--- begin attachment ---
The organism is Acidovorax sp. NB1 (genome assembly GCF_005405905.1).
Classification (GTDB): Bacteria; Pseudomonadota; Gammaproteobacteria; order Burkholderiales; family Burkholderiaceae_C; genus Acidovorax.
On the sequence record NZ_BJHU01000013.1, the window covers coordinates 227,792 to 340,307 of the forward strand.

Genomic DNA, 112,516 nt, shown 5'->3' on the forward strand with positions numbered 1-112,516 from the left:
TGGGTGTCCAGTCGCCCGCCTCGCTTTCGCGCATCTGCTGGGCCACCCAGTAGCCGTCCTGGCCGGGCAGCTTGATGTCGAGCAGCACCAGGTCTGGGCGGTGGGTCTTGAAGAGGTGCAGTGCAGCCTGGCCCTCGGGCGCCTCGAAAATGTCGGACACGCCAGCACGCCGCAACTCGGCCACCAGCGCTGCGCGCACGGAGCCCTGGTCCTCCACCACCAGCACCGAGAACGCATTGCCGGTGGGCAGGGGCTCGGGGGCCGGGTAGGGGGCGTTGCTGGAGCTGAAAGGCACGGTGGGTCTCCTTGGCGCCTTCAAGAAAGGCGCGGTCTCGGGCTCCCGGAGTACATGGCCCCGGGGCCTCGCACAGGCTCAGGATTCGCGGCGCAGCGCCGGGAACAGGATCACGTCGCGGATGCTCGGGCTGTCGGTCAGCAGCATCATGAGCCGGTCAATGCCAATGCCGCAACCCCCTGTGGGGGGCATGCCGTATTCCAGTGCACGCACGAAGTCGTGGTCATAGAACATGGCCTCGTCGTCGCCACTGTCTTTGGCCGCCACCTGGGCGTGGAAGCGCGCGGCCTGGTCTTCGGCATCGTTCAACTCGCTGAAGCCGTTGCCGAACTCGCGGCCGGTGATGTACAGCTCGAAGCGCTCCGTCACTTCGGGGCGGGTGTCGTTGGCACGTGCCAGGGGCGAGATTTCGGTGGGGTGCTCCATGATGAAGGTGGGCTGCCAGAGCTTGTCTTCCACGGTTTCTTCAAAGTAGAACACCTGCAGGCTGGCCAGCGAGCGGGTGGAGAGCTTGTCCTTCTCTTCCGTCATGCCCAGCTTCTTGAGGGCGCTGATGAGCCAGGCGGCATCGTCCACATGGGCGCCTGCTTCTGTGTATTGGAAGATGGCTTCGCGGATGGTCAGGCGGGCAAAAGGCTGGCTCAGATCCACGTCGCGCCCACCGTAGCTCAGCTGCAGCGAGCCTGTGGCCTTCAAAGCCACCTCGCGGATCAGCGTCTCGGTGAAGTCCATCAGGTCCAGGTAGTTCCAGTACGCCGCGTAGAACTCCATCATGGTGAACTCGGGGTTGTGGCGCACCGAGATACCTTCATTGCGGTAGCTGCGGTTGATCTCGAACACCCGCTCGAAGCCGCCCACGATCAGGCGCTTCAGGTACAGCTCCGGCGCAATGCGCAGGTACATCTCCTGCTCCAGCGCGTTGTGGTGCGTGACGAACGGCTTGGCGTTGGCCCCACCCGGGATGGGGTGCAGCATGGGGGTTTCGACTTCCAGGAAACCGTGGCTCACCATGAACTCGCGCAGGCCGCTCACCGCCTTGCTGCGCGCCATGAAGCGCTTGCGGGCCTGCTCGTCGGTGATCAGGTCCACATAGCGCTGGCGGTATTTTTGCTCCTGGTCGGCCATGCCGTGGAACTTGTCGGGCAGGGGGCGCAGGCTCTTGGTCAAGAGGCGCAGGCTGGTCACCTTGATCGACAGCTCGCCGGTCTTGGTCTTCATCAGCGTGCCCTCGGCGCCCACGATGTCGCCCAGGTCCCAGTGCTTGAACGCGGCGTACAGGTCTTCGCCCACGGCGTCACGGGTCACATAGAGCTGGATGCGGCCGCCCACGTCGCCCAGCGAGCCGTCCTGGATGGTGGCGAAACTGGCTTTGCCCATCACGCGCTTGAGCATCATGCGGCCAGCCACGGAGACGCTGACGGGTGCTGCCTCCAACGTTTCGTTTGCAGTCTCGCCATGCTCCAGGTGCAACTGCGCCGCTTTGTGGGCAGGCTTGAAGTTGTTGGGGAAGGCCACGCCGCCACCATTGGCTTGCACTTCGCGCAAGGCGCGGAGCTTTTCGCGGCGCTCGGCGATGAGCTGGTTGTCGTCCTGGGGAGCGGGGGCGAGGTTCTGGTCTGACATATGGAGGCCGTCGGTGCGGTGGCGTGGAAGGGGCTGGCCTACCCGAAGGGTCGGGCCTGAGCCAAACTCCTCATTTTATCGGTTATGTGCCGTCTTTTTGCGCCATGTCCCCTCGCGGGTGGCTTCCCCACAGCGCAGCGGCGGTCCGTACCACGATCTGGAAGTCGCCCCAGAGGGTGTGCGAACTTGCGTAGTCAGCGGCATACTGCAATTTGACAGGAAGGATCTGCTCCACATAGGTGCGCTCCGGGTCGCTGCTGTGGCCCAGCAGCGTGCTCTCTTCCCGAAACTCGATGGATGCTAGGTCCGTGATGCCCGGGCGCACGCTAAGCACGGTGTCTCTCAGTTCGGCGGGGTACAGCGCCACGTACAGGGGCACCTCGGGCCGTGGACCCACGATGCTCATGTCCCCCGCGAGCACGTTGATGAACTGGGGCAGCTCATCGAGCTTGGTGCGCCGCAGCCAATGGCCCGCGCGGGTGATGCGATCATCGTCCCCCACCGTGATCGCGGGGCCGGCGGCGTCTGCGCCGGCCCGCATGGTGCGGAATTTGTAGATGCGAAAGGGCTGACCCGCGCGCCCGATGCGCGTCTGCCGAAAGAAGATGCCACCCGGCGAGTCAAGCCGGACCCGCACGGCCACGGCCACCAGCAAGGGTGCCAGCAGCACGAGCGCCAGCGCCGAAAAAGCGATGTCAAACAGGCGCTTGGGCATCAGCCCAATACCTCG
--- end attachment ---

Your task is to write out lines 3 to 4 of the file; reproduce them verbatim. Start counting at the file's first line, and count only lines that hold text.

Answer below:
On the sequence record NZ_BJHU01000013.1, the window covers coordinates 227,792 to 340,307 of the forward strand.

Genomic DNA, 112,516 nt, shown 5'->3' on the forward strand with positions numbered 1-112,516 from the left: